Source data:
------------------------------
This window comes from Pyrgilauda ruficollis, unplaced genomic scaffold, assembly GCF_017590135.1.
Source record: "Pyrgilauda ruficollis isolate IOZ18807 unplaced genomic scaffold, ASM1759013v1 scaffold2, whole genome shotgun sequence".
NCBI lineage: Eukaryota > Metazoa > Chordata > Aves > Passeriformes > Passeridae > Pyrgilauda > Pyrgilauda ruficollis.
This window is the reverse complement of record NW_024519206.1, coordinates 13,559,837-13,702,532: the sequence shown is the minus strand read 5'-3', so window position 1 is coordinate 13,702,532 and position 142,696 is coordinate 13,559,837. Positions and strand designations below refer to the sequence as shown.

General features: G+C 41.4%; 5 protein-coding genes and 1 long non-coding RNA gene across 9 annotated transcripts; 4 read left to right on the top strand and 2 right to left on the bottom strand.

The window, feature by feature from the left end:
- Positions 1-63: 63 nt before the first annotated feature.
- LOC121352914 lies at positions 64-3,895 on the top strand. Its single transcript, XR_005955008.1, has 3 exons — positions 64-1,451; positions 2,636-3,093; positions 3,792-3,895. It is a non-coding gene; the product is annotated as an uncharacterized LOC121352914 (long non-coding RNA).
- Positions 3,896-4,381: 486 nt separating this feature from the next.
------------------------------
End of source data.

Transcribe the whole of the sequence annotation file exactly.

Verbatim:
This window comes from Pyrgilauda ruficollis, unplaced genomic scaffold, assembly GCF_017590135.1.
Source record: "Pyrgilauda ruficollis isolate IOZ18807 unplaced genomic scaffold, ASM1759013v1 scaffold2, whole genome shotgun sequence".
NCBI lineage: Eukaryota > Metazoa > Chordata > Aves > Passeriformes > Passeridae > Pyrgilauda > Pyrgilauda ruficollis.
This window is the reverse complement of record NW_024519206.1, coordinates 13,559,837-13,702,532: the sequence shown is the minus strand read 5'-3', so window position 1 is coordinate 13,702,532 and position 142,696 is coordinate 13,559,837. Positions and strand designations below refer to the sequence as shown.

General features: G+C 41.4%; 5 protein-coding genes and 1 long non-coding RNA gene across 9 annotated transcripts; 4 read left to right on the top strand and 2 right to left on the bottom strand.

The window, feature by feature from the left end:
- Positions 1-63: 63 nt before the first annotated feature.
- LOC121352914 lies at positions 64-3,895 on the top strand. Its single transcript, XR_005955008.1, has 3 exons — positions 64-1,451; positions 2,636-3,093; positions 3,792-3,895. It is a non-coding gene; the product is annotated as an uncharacterized LOC121352914 (long non-coding RNA).
- Positions 3,896-4,381: 486 nt separating this feature from the next.